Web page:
Atomik Roundtrip 2.1: Working with Roundtrip > Chapter 20 A brief guide to XML << >>

20.6 Automatically defined XML entities

These entities don’t need to be defined, as they’re recognised by all XML interpreters:
&amp; & Ampersand
&quot; " Double quote mark
&apos; ' Apostrophe
&gt; > ‘Greater than’

One solution to this is to simply not bother to declare your entities in the DTD, and just declare the ones you need in the XML file. You’ll remember that you declare the DTD as part of the doctype declaration : you can also add additional lines of DTD syntax to the doctype declaration, enclosed in square brackets, and these lines will be treated as if they were a part of the DTD:

<!DOCTYPE Magazine SYSTEM "Easy_Magazine.dtd" [ <!ENTITY ldquo “&#x201C;”> <!ENTITY rdquo “&#x201D;”> <!ENTITY apos “&#x0027;”> ]>

If you had a whole bunch of character entities which you use all the time, it would be nice if you didn’t have to enter those into every DTD or every XML file you made, but rather could just refer back to a repository of all your entity declarations. You can do this with an entity file. This is simply a fragment of a DTD which contains the entity declarations.

You can use an entity file in your DTD as follows:

<!ENTITY % EasyEnt SYSTEM "easy_entities.ent">
%EasyEnt;

These lines first define a special kind of entity, a parameter entity. Parameter entites are only valid within DTDs, and in the same way that a standard entity replaces its reference with the XML which it is defined as representing, a parameter entity defines a piece of a DTD declaration. Everytime it appears in a DTD, it is replaced with the full declaration which it represents.

<!ENTITY % Formatting "(#PCDATA | B | I | U | sup | sub | allcaps | smallcaps | superior | shadow | outline | strikethru | WU)*">
<!ELEMENT B %Formatting;>
<!ELEMENT I %Formatting;>
<!ELEMENT U %Formatting;>
<!ELEMENT sup %Formatting;>
<!ELEMENT sub %Formatting;>
<!ELEMENT allcaps %Formatting;>
<!ELEMENT smallcaps %Formatting;>
<!ELEMENT superior %Formatting;>
<!ELEMENT shadow %Formatting;>
<!ELEMENT outline %Formatting;>
<!ELEMENT strikethru %Formatting;>
<!ELEMENT WU %Formatting;>
<!ELEMENT B (#PCDATA | B | I | U | sup | sub | allcaps | smallcaps | superior | shadow | outline | strikethru | WU)*>
<!ELEMENT I (#PCDATA | B | I | U | sup | sub | allcaps | smallcaps | superior | shadow | outline | strikethru | WU)*>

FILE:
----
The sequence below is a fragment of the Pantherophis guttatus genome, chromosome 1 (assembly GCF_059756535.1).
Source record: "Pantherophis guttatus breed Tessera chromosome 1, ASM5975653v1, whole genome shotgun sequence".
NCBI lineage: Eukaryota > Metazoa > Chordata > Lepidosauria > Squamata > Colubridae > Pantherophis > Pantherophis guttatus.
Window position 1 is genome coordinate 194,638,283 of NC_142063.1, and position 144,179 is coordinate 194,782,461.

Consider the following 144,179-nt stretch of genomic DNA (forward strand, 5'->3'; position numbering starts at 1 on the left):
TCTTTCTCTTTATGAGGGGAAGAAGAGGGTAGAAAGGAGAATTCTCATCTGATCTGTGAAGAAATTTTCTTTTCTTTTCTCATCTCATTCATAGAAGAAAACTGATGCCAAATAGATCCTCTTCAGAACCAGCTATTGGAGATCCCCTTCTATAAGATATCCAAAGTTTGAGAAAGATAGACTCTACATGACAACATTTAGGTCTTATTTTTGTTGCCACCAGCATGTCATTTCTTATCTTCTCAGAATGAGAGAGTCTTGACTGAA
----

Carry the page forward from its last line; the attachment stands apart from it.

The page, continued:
<!ELEMENT U (#PCDATA | B | I | U | sup | sub | allcaps | smallcaps | superior | shadow | outline | strikethru | WU)*>
<!ELEMENT sup (#PCDATA | B | I | U | sup | sub | allcaps | smallcaps | superior | shadow | outline | strikethru | WU)*>
<!ELEMENT sub (#PCDATA | B | I | U | sup | sub | allcaps | smallcaps | superior | shadow | outline | strikethru | WU)*>
<!ELEMENT allcaps (#PCDATA | B | I | U | sup | sub | allcaps | smallcaps | superior | shadow | outline | strikethru | WU)*>
<!ELEMENT smallcaps (#PCDATA | B | I | U | sup | sub | allcaps | smallcaps | superior | shadow | outline | strikethru | WU)*>
<!ELEMENT superior (#PCDATA | B | I | U | sup | sub | allcaps | smallcaps | superior | shadow | outline | strikethru | WU)*>
<!ELEMENT shadow (#PCDATA | B | I | U | sup | sub | allcaps | smallcaps | superior | shadow | outline | strikethru | WU)*>
<!ELEMENT outline (#PCDATA | B | I | U | sup | sub | allcaps | smallcaps | superior | shadow | outline | strikethru | WU)*>
<!ELEMENT strikethru (#PCDATA | B | I | U | sup | sub | allcaps | smallcaps | superior | shadow | outline | strikethru | WU)*>
<!ELEMENT WU (#PCDATA | B | I | U | sup | sub | allcaps | smallcaps | superior | shadow | outline | strikethru | WU)*>

You can see from the example above that using a parameter entity makes it much clearer and easier to read the DTD, and also to update it - as you only need to make a change in one place rather than making the same change many times in one place.

Parameter entities are signified by a percent (‘%’) sign, rather than an ampersand when they are referred to (%EasyEnt; for example), and also have a leading percent sign in their <!ENTITY declaration, to identify them as parameter entities rather than character entities.

<!ENTITY % EasyEnt SYSTEM "easy_entities.ent">
%EasyEnt;

In this example, the first line defines the entity, and the second line refers to it. When a parameter entity is defined as a reference to a file (or a URL) the entire contents of that file replaces the parameter entity reference when the DTD is interpreted, so in the example above, the DTD which the XML interpreter would construct would be:

<!ENTITY % EasyEnt SYSTEM "easy_entities.ent">
<!ENTITY ldquo “&#x201C;”> <!ENTITY rdquo “&#x201D;”> <!ENTITY apos “&#x0027;”>

This functionality of DTDs highlights an important method which is often used to construct DTDs, whereby the DTD can be broken down into chunks or modules, and multiple customised DTDs for different purposes built up from the component parts.